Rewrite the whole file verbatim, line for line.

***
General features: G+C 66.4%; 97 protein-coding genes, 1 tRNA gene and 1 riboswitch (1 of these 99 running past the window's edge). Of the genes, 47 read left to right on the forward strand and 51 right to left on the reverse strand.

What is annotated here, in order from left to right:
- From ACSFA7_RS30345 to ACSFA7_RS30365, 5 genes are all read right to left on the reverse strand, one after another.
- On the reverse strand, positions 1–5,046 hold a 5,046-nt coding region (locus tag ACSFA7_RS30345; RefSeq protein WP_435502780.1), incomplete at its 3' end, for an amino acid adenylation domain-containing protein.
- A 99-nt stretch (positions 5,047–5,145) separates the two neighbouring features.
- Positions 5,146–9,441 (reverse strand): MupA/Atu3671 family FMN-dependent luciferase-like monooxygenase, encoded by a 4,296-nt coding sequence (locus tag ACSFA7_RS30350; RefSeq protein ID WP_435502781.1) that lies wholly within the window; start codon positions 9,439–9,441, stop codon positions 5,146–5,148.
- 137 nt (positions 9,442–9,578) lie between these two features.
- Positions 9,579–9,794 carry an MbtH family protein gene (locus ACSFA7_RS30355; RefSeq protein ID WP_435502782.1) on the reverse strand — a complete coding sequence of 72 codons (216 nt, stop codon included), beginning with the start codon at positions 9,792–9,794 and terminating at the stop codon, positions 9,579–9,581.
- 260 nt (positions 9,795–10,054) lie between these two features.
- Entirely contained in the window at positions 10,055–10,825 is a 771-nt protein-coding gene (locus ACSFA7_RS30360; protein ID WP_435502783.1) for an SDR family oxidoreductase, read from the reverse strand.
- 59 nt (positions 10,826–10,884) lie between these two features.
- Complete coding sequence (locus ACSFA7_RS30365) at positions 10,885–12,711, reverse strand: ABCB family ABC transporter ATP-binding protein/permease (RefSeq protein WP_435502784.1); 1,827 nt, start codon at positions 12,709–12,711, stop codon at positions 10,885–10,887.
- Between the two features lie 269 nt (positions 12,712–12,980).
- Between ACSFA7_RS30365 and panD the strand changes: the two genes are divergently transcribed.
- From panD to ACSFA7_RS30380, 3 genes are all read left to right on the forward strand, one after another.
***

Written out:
General features: G+C 66.4%; 97 protein-coding genes, 1 tRNA gene and 1 riboswitch (1 of these 99 running past the window's edge). Of the genes, 47 read left to right on the forward strand and 51 right to left on the reverse strand.

What is annotated here, in order from left to right:
- From ACSFA7_RS30345 to ACSFA7_RS30365, 5 genes are all read right to left on the reverse strand, one after another.
- On the reverse strand, positions 1–5,046 hold a 5,046-nt coding region (locus tag ACSFA7_RS30345; RefSeq protein WP_435502780.1), incomplete at its 3' end, for an amino acid adenylation domain-containing protein.
- A 99-nt stretch (positions 5,047–5,145) separates the two neighbouring features.
- Positions 5,146–9,441 (reverse strand): MupA/Atu3671 family FMN-dependent luciferase-like monooxygenase, encoded by a 4,296-nt coding sequence (locus tag ACSFA7_RS30350; RefSeq protein ID WP_435502781.1) that lies wholly within the window; start codon positions 9,439–9,441, stop codon positions 5,146–5,148.
- 137 nt (positions 9,442–9,578) lie between these two features.
- Positions 9,579–9,794 carry an MbtH family protein gene (locus ACSFA7_RS30355; RefSeq protein ID WP_435502782.1) on the reverse strand — a complete coding sequence of 72 codons (216 nt, stop codon included), beginning with the start codon at positions 9,792–9,794 and terminating at the stop codon, positions 9,579–9,581.
- 260 nt (positions 9,795–10,054) lie between these two features.
- Entirely contained in the window at positions 10,055–10,825 is a 771-nt protein-coding gene (locus ACSFA7_RS30360; protein ID WP_435502783.1) for an SDR family oxidoreductase, read from the reverse strand.
- 59 nt (positions 10,826–10,884) lie between these two features.
- Complete coding sequence (locus ACSFA7_RS30365) at positions 10,885–12,711, reverse strand: ABCB family ABC transporter ATP-binding protein/permease (RefSeq protein WP_435502784.1); 1,827 nt, start codon at positions 12,709–12,711, stop codon at positions 10,885–10,887.
- Between the two features lie 269 nt (positions 12,712–12,980).
- Between ACSFA7_RS30365 and panD the strand changes: the two genes are divergently transcribed.
- From panD to ACSFA7_RS30380, 3 genes are all read left to right on the forward strand, one after another.